Gianna Martello is a choreographer best known for her role on
When we’re little girls, many of us are put into ballet as a way to get us to exercise, make friends, and be a part of the community. As we get older, a lot of drop out for other sports and activities, simple due to a change of heart. But for others, it’s because once you reach a certain age, dance becomes a highly competitive environment. And if you’re not in it for the long haul, it’s best to get out early.
Gianna Martello was in it for the long haul and pursued competitive dance at Abby Lee Dance Company (ALDC). At 16, her dream took a detour as she became a choreographer for ALDC. Little did she know that six years into her role as a choreographer, she would become one of the nation’s most well-known choreographers due to the incredible success of the reality show filmed at ALDC:
Besides her career boost from
Dance Moms, Martello has earned regional and national titles for her choreography. You can also see her work in music videos for Meghan Trainor, Todrick Hall, Kendall Vertes, Alexx Calise, and MackZ. With over 1 million followers, she’s an unlikely social media influencer for today’s dance youth.
We talked to Gianna Martello about the pressure social media has put on the girls at ALDC, how her life has changed since the show started, and why dancers are expected to be so much better than they used to be.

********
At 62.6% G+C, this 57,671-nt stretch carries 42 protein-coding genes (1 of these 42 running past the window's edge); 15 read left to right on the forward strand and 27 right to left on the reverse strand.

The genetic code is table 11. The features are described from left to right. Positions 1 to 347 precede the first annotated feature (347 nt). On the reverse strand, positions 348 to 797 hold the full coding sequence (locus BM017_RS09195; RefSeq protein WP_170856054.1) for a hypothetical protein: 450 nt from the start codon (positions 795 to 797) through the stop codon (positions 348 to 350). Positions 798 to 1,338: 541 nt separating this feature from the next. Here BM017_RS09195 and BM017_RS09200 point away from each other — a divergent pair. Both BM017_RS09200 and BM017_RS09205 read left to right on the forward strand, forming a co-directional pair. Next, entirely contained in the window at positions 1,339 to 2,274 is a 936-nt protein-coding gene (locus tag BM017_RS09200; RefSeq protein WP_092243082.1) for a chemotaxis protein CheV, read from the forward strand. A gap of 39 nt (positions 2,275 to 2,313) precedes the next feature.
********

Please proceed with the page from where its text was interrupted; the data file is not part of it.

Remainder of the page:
Q&A with Gianna Martello
Dance Moms became a sleeper hit when it premiered five years ago. Did you ever expect it to be this successful?
Never in a million years. I remember just starting to film season one and us being “This is a joke. This is crazy. What are we even doing right now?” Now we’re about to film season seven!
How has your life changed since Dance Moms started?
It was a dream come true. Now I can be bi-coastal. I still live on the East Coast, but when we’re filming, I live on the West Coast. That’s definitely a plus. I love waking up in California every morning just getting to do what I love. Not many people get to wake up everyday and do what they like to do.
You started choreography alongside of Abby 11 years ago. In what way does choreography fulfill you in a way that dance cannot?
Just getting to put myself on other people and let other people do their thing with it. Ultimately, it’s me giving them the steps, but it’s them taking it and giving a little bit of themselves to my work.
What dance style
is your favorite for choreography?
I like lyrical or contemporary the best, just because I come from a very technical background. I’m very into musicality and storytelling – those genres tie that all in together. It’s what you can do with the music and the storytelling, as well as keeping it super technical.